Business plans are often seen as documents for outlining strategy and startup steps. However, if you are building a business plan that you intend to use for funding, you need to make sure you are also viewing it like a pitching document. In other words, your business plan is a proposal for funding.
Inside a proposal for funding, there needs to be a proof of concept and demand. For an entrepreneur starting a business, this means there needs to be evidence that the business idea is valid and that there is clear customer demand for the product or service. Showing this correctly can make a huge impact on the credibility of a business plan and on the way an investor interprets the business potential.
The right place to put this information is in the Market Entry section of a business plan. The contents can vary by business type, so it is not always obvious how to show the proof of concept. Fortunately, there are a few ways to approach this, which this post will now review.
Survey of interest/demand
One way to demonstrate the clear need for a business product or service is to survey at least 100 target customers. This can be digitally done through a service like SurveyMonkey or can be manual. The survey can be simplistic, perhaps three to five questions long. It should ask the target customer what they would like or what they would pay for as pertaining to your product or service.
For example, a restaurant could survey local families to ask:
- How often does your family currently dine out for dinner?
- What type of cuisine is preferred when you dine out?
- How much does your family typically spend when dining out?
- Do you think there are enough options for dining out near your home, or not enough options?
- Would you dine out at a new (Italian, Mexican, BBQ, etc.) restaurant if one was built within 5 miles of your home?
Adding the survey results to your market entry section can help validate to investors that you are going to meet a clear need by introducing your new restaurant to the area specified.
Alternatively, you may find that the survey shows the opposite. Sometimes the survey could reveal that residents are satisfied with their options and are paying less for dinner than your restaurant would charge per ticket, which may reveal that you are not launching in an ideal demographic area. This would be a great opportunity to pivot your business planning.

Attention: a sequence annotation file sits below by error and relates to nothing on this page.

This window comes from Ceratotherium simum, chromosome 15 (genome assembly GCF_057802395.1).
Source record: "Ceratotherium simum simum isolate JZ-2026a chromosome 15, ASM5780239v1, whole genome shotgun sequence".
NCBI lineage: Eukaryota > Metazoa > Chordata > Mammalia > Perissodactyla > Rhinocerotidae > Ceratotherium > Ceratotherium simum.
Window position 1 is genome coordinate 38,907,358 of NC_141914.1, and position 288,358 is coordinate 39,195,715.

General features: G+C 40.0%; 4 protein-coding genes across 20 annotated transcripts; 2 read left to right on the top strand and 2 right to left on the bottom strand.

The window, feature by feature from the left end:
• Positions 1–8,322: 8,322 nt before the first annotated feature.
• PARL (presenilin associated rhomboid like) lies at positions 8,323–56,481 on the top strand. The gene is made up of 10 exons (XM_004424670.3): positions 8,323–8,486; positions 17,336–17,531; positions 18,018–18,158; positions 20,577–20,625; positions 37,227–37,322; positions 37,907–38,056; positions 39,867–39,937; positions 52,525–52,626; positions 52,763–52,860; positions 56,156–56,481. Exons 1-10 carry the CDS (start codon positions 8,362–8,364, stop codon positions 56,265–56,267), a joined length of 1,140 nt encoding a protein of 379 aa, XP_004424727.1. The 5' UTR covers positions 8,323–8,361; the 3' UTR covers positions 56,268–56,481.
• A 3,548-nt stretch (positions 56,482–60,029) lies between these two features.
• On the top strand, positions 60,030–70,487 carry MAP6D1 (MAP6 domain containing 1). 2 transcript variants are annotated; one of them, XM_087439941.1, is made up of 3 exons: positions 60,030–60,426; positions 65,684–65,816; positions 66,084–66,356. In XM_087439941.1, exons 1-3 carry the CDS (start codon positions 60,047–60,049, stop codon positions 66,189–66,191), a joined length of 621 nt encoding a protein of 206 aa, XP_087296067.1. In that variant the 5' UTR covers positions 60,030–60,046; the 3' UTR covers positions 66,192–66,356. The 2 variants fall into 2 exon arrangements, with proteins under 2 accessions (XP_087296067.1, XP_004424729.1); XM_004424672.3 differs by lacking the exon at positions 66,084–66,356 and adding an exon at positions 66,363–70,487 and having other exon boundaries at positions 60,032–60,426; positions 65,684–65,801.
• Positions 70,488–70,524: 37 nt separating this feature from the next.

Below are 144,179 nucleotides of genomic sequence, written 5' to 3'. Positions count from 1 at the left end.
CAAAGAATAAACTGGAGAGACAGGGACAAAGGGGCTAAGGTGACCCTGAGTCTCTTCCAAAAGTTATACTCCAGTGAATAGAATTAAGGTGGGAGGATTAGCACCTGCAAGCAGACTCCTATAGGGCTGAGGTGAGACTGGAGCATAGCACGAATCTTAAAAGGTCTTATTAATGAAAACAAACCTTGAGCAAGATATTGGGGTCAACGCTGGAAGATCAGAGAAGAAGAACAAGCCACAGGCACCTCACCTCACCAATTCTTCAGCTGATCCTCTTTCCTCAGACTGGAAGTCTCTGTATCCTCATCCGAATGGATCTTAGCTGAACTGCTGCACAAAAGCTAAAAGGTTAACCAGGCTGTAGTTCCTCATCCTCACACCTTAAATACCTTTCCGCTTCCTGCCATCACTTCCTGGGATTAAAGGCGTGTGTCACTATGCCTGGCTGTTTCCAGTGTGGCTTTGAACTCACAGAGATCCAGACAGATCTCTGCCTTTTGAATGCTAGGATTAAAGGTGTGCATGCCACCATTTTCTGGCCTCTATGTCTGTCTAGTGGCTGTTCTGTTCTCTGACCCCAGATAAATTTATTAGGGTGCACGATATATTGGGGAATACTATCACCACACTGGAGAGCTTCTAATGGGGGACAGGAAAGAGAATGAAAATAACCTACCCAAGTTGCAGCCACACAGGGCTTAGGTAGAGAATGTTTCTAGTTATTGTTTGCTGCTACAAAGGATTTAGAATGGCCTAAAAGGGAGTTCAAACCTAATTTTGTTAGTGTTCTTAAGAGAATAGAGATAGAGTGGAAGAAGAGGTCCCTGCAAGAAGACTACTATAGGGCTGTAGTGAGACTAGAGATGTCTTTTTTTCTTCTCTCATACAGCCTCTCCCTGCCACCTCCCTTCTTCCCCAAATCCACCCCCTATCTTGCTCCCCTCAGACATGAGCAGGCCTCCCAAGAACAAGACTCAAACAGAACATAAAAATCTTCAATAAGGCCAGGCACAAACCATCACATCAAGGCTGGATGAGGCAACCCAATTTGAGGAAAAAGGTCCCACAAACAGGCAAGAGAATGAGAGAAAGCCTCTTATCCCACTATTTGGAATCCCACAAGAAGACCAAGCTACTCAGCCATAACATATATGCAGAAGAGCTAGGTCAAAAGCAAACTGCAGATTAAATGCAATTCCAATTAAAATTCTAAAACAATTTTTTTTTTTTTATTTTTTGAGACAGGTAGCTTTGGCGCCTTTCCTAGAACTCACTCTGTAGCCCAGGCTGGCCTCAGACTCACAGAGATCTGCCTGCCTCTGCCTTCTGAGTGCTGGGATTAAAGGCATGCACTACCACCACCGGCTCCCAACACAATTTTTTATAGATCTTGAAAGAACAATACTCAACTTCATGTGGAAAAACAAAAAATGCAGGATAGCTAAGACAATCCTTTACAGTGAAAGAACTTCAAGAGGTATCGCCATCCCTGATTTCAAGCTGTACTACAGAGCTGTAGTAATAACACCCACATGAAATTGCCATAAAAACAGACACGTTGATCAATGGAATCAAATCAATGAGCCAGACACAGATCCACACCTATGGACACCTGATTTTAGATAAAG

A great option, especially for product-based businesses, is to beta test that product with a select number of target customers. This could mean giving the products out for free in exchange for candid feedback about the product or selling the products at a discount in order to gauge interest and market demand. In the Market Entry section of the business plan, information on how satisfied customers were, whether they would pay full price for the product, and other information related to your product can be invaluable in showing investors that you know your market and your market is interested in your product.
For both service and product-based businesses, a pre-launch of activities can be a way to test market entry without a huge investment. One of the most practical ways to execute this is through an event. For example, a shirt manufacturer can bring 500 shirts to a large concert, sports game or cultural festival, and do a pop-up business by becoming a vendor onsite.
Meanwhile, a restaurant could rent a truck or van to sell their cuisine onsite to test their recipes or validate target customer assumptions. Feedback from these types of events not only show that the market demand and customer interest is present, but it also shows the investor that the business owners are diligent and methodical in their approach.
No matter the type of business, a clear market entry strategy should include some proof of concept. This is a best practice for any business plan, but especially so for a business plan that is intended for winning funding. Remember, a great business plan for funding should be treated like a proposal. It should show why there is potential for something great and prove that an investor’s money is going to support a market with a proven need.
(Featured image via Deposit Photos)
DISCLAIMER: This article expresses my own ideas and opinions. Any information I have shared are from sources that I believe to be reliable and accurate. I did not receive any financial compensation in writing this post, nor do I own any shares in any company I’ve mentioned. I encourage any reader to do their own diligent research first before making any investment decisions.
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